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The Raid - Iko Uwais interview

The Raid, photo shoot

Interview by Rob Carnevale

IKO Uwais talks about shooting The Raid for Gareth Evans and how he managed to evade serious injury despite the gruelling nature of the filming process and fight choreography.

Q. How are you not dead? You actually got a few injuries on this film, didn’t you?
Iko Uwais: Yeah [laughs]. When we were shooting the film, as much as we could we used full body contact so all the hits to the body are kind of real. So, if we could get away with it we had padding on, but sometimes we couldn’t. It wasn’t just me, it was the other fights also [who got injured]. But all of us are still alive.

Q. You still have a bruise from one of the fight scenes? How did that happen?
Iko Uwais: So, during the fight in the corridor where I’m carrying my friend on my shoulder and blocking his opponents with the stick and the knife, there’s a moment where this one guy comes out of a room and starts swinging at me with a machete and I’m supposed to block once from the front and once with the knife on the back. The machete was made of metal. It wasn’t sharp but it was metal otherwise it wouldn’t have looked authentic. The idea was to have the guy hit me on the fore-arm, so we did about 17 takes from this side [gestures right] to get it, because he kept doing it wrong, and gradually over time the bruise started getting worse and worse and worse. I had this bruise from the first week of the shoot until now… it’s starting to fade a little bit now but you can still see a bit of it. But it was really strong for the entire shoot.

Q. You were a phone company salesman when you first met Gareth? How did that come about? And what did you think at first when he approached you?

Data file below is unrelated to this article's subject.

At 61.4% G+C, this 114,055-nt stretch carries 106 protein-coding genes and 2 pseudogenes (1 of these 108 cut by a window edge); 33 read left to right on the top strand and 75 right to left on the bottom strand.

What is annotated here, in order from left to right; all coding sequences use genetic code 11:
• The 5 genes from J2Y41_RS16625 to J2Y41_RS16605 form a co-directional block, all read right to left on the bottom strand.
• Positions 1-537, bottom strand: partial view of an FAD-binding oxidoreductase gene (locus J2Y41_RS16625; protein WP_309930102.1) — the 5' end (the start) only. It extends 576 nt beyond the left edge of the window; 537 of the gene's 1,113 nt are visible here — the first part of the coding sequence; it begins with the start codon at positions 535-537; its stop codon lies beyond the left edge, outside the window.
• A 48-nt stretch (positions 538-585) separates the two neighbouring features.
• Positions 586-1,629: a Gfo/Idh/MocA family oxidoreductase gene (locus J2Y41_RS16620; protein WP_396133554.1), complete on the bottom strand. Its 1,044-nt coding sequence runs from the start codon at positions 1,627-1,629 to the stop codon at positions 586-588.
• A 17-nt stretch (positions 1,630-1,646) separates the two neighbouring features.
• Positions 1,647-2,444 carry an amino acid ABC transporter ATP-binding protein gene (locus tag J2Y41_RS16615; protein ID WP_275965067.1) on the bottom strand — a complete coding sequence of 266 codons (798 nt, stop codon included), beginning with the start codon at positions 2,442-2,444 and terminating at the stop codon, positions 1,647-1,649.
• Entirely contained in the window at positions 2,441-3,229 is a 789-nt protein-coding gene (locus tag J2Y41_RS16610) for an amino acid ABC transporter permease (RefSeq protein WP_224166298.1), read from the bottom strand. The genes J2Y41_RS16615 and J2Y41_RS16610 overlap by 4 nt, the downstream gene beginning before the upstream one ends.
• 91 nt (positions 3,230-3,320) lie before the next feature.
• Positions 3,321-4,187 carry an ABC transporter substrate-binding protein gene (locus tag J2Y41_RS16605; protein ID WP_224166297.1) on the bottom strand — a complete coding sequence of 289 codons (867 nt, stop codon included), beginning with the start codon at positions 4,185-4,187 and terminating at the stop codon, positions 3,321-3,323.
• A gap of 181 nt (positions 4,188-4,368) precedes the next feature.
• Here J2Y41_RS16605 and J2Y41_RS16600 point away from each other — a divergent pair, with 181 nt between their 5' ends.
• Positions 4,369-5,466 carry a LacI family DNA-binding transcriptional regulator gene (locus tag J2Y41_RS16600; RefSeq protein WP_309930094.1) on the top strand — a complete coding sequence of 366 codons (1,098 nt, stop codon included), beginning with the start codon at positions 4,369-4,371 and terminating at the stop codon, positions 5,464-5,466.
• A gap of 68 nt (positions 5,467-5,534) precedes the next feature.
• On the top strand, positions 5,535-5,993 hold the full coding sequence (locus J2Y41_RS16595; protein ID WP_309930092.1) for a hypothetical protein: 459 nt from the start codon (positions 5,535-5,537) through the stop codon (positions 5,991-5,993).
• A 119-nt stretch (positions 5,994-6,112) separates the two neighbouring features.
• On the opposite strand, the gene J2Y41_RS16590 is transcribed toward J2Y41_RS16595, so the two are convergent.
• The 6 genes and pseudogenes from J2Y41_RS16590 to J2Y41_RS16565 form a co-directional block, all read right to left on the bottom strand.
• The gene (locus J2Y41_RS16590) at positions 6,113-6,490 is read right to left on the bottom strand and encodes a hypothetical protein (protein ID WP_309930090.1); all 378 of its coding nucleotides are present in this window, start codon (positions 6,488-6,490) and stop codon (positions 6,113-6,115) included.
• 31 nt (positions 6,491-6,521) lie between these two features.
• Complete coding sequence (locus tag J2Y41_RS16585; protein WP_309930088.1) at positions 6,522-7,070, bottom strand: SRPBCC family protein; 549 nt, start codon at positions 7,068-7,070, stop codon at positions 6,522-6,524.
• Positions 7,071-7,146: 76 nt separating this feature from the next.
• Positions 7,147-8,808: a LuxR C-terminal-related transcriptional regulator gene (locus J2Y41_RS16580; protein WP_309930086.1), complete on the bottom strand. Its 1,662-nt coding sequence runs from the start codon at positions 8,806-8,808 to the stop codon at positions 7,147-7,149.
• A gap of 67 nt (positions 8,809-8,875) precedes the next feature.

Iko Uwais: Yeah. Gareth fell in love with me [laughs]. There’s a lot of martial arts movies made every year but once I found out that Gareth wanted to push and promote silat as a martial art my interest kicked in.

Q. You’re not working for the phone company anymore?
Iko Uwais: No!

Q. How do you regard someone like Tony Jaa?
Iko Uwais: I have a hell of a lot of respect for Tony Jaa and I’ve watched his films for a long time. I see him as kind of a legend because through Ong-Bak he kick-started the genre back to life and so I have a deep respect not only for his films but for the movements he is able to pull off.

Q. Do you have any other heroes?
Iko Uwais: Jackie Chan.

Q. Is Hollywood interested in you now?
Iko Uwais: Yeah. It hasn’t really entered my mind just yet whether I’ll go to Hollywood or not. It’s never on my mind when I enter a project. When I’m shooting, I focus on the film and I don’t think about things like whether this film can go off and win awards, or can it do this or do that. We just think about making the film and then when it comes to release we just ask ourselves: “Will the audience be happy?” Because in the end that’s all we want to achieve. So, I haven’t really thought about it yet.

Q. Are you looking forward to the sequel, Berandal, because it’s really going to push you as an actor?
Iko Uwais: I’m terrified. For Merantau, I was still learning but it was the thrill of it because I was doing a film for the first time. When it came to The Raid, obviously that was less drama based and I had to do a less talking and fight a lot more. But now that Berandel is going to be more complex and is going to be a lot more performance-focused I’m terrified.

Read our review of The Raid

Read our interview with Gareth Evans